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From Wikipedia

The proof of Hoeffding's lemma uses Taylor's theorem and Jensen's inequality.

Let $X$ be any real-valued random variable with expected value $E[X] = 0$ and such that$ a ≤ X ≤ b$ almost surely. Then, for all $λ ∈ R$, $$ \mathbf{E} \left[ e^{\lambda X} \right] \leq \exp \left( \frac{\lambda^2 (b - a)^2}{8} \right). $$

Proof of the lemma

Since $e^{\lambda x}$ is a convex function, we have $$ e^{\lambda x}\leq \frac{b-x}{b-a}e^{\lambda a}+\frac{x-a}{b-a}e^{\lambda b} \forall a\leq x\leq b $$ So, $\mathbf{E}\left[e^{\lambda X}\right] \leq \frac{b-EX}{b-a}e^{\lambda a}+\frac{EX-a}{b-a}e^{\lambda b}$.

Let $h=\lambda(b-a), p=\frac{-a}{b-a}$ and $L(h)=-hp+ln(1-p+pe^h)$

Then, $\frac{b-EX}{b-a}e^{\lambda a}+\frac{EX-a}{b-a}e^{\lambda b}=e^{L(h)}$ since $EX=0$

Taking derivative of $L(h)$, $ L(0)=L'(0)=0$ and $L^{''}(h)\leq \frac{1}{4} $ By Tayor's expansion, $$ L(h)\leq \frac{1}{8}h^2=\frac{1}{8}\lambda^2(b-a)^2 $$ Hence,$\mathbf{E}\left[e^{\lambda X}\right] \leq e^{\frac{1}{8}\lambda^2(b-a)^2}$

I was wondering whether the proof has actually used Jensen's inequality? I don't think so.

Thanks!

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It does so in the first line, doesn't it? –  Hagen von Eitzen Oct 16 '12 at 8:40
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Jensen's inequality is used in the line:

Since $e^{\lambda x}$ is a convex function, we have $$ e^{\lambda x}\leq \frac{b-x}{b-a}e^{\lambda a}+\frac{x-a}{b-a}e^{\lambda b} \qquad \forall a\leq x\leq b.$$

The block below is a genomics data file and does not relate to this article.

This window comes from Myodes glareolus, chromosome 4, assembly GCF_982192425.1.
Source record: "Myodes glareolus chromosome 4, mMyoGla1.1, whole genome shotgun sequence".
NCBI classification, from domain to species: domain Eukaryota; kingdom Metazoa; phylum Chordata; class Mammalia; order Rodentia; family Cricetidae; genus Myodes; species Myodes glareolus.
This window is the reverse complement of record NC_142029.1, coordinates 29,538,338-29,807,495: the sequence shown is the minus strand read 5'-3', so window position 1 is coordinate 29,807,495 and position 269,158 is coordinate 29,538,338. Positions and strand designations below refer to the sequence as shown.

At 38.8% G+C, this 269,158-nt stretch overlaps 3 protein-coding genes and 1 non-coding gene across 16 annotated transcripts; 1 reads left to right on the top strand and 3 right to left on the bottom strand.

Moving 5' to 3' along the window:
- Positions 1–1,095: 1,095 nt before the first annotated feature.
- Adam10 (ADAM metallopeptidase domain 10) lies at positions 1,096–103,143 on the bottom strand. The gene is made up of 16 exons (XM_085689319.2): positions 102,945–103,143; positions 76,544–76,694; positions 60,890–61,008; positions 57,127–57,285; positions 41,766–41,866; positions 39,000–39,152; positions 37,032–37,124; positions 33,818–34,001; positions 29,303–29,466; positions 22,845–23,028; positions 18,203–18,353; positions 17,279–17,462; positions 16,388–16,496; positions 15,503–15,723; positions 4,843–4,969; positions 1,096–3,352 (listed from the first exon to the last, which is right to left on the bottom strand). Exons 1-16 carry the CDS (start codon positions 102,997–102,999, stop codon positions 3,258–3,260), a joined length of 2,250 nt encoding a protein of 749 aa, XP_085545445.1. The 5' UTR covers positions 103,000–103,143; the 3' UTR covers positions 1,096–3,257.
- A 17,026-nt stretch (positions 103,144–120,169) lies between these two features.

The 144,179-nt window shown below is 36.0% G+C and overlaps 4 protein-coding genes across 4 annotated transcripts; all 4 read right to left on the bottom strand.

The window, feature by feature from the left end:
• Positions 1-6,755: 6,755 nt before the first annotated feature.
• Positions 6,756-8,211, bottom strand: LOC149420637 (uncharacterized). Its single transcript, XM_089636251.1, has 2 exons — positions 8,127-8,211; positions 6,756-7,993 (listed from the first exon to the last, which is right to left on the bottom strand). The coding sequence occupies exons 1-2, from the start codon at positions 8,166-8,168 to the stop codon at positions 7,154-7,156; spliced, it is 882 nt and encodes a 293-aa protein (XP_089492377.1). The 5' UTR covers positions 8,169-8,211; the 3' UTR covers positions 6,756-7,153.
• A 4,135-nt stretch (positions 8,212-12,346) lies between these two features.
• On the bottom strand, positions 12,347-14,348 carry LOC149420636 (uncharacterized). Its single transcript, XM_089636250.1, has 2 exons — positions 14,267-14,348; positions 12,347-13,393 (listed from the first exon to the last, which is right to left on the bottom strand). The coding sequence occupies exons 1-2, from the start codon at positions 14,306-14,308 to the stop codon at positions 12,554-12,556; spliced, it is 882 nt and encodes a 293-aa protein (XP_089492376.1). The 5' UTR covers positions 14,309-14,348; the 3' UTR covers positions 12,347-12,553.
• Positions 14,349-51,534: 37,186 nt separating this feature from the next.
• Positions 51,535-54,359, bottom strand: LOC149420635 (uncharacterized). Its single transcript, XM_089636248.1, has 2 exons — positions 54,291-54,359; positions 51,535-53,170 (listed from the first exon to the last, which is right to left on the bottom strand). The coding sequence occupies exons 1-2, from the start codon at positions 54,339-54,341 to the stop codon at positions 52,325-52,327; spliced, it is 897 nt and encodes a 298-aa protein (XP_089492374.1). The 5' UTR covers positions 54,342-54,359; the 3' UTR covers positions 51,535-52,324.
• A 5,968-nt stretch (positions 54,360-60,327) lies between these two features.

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Thanks! But it is derived based on $e^{\lambda x}\leq \frac{b-x}{b-a}e^{\lambda a}+\frac{x-a}{b-a}e^{\lambda b} \forall a\leq x\leq b$, and then apply expectation on both sides. Is it really Jensen's inequality? –  Tim Oct 16 '12 at 8:49
    
@Tim : The inequality you mentionned is based on the convexity of the exponential function. This is nothing else than a Jensen's inequality. –  Ahriman Oct 16 '12 at 8:53
    
My apologies; I was a tad confused as well. The usual Jensen's inequality for convex functions was used (some use this inequality to define a convex function, in particular if it isn't twice differentiable). In this particular case, there is no need to invoke the other (probabilistic) Jensen: $\mathbf E \phi(X) \le \phi(\mathbf EX)$. –  Lord_Farin Oct 16 '12 at 8:59
    
Can you point out which version of Jensen's inequality is used in the proof? I am confused. –  Tim Oct 16 '12 at 9:12
    
@Ahriman: "This is nothing else than a Jensen's inequality." Do you mean it uses some version of Jensen's inequality? –  Tim Oct 16 '12 at 9:12
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